Wednesday, October 18, 2006
at Great American Music Hall (GAMH) (8pm)
Matmos often incorporates the popular music structures we have become accustomed to (and spend money downloading), with sounds that we experience on a day-to-day basis; a sort of conceptual juggling act that has created a fresh cannon for future musicians and artists to base their own work off of...
at Zellerbach Hall (8pm)
Cal Performances and Putumayo World Music present an epic musical journey featuring three of Africa's most accomplished performers. Habib Koité, from Mali, is a superstar in his own country as well as an international sensation. "His reputation as a guitar player has become almost mythical," says the New York Times...
at SF Weekly's Warfield (8pm)
With The Coup, Every Move a Picture, Scissors for Lefty, Adrian and Mysterious D, MC: Sterling James and more!
Thursday, October 19, 2006
at Mezzanine (9pm)
Now, Stones Throw takes to the stage with an all-star roster featuring head hancho Peanut Butter Wolf, J.Rocc, Percee P, and Madlib. This outing is Madlib's first-ever nationwide tour. A track from each artist can be heard on Chrome Children, a Stones Throw/Adult Swim collaboration.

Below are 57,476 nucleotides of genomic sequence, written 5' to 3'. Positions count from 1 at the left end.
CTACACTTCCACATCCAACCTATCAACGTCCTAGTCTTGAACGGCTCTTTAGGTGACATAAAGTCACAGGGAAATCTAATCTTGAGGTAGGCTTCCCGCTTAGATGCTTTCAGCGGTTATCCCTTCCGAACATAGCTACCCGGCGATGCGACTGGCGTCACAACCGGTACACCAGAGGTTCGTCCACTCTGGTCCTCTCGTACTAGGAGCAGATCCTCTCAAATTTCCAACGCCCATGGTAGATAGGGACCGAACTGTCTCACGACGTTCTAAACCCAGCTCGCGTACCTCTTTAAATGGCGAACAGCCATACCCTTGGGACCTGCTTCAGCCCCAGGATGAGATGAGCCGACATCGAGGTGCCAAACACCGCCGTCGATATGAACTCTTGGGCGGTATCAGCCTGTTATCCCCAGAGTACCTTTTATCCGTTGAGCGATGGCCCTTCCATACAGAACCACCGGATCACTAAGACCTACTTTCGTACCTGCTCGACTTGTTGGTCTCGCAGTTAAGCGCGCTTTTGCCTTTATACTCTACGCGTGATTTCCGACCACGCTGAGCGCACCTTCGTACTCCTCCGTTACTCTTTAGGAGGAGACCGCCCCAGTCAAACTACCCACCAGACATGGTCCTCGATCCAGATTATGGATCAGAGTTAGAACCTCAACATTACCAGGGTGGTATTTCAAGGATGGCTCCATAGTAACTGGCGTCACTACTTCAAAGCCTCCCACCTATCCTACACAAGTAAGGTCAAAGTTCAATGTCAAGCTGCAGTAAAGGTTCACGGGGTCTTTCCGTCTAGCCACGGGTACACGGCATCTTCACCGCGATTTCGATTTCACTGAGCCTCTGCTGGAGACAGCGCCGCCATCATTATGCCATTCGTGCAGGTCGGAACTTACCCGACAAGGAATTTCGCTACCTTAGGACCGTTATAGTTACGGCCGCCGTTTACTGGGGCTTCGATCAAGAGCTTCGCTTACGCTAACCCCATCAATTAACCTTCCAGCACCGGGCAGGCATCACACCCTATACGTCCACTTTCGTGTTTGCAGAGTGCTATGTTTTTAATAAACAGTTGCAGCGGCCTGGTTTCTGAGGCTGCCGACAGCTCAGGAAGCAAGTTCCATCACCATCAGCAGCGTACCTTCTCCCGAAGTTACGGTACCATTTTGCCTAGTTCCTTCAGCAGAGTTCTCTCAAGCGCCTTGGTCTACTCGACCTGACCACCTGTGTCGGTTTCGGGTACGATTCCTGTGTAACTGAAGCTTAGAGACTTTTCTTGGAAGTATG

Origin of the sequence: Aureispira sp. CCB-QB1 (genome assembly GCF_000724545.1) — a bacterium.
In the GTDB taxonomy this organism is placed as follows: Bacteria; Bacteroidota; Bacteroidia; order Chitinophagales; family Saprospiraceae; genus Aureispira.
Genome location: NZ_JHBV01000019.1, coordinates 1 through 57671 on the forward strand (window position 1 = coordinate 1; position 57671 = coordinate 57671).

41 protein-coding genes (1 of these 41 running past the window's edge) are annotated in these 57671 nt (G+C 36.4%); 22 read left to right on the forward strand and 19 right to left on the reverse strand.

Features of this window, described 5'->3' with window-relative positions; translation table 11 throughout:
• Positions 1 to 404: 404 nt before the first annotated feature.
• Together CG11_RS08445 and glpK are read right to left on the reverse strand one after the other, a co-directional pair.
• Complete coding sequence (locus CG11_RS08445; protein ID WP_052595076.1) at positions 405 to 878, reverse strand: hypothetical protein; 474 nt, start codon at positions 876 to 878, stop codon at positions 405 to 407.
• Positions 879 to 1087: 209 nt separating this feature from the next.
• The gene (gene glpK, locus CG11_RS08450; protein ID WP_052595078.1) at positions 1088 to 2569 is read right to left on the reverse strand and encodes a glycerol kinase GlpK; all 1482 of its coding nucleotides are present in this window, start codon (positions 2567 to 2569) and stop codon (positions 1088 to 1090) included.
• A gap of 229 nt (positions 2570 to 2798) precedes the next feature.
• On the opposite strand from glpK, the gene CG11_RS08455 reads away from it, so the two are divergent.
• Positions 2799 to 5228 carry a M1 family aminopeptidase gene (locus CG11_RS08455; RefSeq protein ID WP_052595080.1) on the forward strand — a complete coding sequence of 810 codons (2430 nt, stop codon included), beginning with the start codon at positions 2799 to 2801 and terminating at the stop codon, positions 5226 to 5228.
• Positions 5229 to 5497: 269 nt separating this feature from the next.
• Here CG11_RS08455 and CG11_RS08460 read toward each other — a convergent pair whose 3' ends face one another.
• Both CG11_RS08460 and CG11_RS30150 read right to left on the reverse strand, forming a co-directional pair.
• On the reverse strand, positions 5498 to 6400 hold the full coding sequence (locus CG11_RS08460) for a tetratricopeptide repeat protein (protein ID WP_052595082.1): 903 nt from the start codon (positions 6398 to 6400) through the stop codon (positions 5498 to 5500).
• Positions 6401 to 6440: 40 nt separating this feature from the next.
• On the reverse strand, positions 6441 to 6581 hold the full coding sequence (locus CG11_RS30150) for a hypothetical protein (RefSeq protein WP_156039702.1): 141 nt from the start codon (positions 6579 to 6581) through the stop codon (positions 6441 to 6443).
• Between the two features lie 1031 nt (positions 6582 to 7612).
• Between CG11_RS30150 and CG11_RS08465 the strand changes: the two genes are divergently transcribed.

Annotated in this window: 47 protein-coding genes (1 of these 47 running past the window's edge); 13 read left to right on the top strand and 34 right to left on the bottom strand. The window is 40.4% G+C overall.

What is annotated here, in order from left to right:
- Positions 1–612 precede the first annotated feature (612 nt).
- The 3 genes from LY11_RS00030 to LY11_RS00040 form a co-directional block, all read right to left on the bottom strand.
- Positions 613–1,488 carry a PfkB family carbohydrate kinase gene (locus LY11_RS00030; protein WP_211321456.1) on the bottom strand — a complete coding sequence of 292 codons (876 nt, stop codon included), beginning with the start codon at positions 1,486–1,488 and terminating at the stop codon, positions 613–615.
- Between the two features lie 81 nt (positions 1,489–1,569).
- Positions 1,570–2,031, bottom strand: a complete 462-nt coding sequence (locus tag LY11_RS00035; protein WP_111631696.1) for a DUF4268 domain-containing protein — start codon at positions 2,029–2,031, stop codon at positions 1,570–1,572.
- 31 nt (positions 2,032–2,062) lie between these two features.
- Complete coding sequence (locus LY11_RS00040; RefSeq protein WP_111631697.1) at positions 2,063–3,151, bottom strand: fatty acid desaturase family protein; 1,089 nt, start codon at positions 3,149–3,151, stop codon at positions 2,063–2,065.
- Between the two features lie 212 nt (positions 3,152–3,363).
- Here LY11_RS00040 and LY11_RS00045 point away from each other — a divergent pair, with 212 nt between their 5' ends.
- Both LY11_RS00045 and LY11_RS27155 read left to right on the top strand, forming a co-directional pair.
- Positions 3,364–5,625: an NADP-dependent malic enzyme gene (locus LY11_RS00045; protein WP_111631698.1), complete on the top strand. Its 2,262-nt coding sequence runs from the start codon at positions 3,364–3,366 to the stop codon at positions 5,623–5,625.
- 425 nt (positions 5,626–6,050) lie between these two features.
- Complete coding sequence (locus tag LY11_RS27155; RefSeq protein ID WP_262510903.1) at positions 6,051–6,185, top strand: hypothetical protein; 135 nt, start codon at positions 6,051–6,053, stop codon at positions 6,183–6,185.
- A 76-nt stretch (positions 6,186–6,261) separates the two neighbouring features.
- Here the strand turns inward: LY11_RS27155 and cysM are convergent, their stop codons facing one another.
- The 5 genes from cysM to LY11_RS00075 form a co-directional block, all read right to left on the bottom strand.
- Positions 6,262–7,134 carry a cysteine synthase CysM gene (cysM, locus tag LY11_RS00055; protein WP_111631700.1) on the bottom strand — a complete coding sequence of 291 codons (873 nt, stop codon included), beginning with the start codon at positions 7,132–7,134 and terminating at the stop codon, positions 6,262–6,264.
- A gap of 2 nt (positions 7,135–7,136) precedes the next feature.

at Fillmore (8pm)
As much as spontaneity is built into the construction of their sonic world, everything is considered. From whispered ballads to punkish verve, from intricate arrangements to the heady allure of happenstance, Yo La Tengo - as their name suggests -have it all...
Friday, October 20, 2006
at Great American Music Hall (GAMH) (9pm)
While it may sound like an entire Balkan gypsy orchestra playing modern songs as mournful ballads and upbeat marches, Beirut's first album, Gulag Orkestar, is largely the work of one 19-year-old Albuquerque native, Zach Condon...
at DNA Lounge (10pm - 4am)
Now on year 8, Remedy has become an institution in San Francisco night life bringing the best and most talented artists together under one "house", for one night, every week. Come join us one night and become part of our Remedy family ---lose yourself in the music, in the vibe and dance away life's stresses...
at The Independent (9pm)
Los Angeles - bred, Cut Chemist (Lucas Mcfadden) is best known for his work as a founding member of legendary underground hip hop group, Jurassic 5 and his work with Latin fusion band, Ozomatli. With 3 full-length mix tapes, and a bevy of singles and remixes, Cut has developed a cult-like following and has trotted all over the globe bringing his beats to the masses. Cut Chemist displays ingenuity in mining new sounds out of old records that is unparalleled in hip - hop...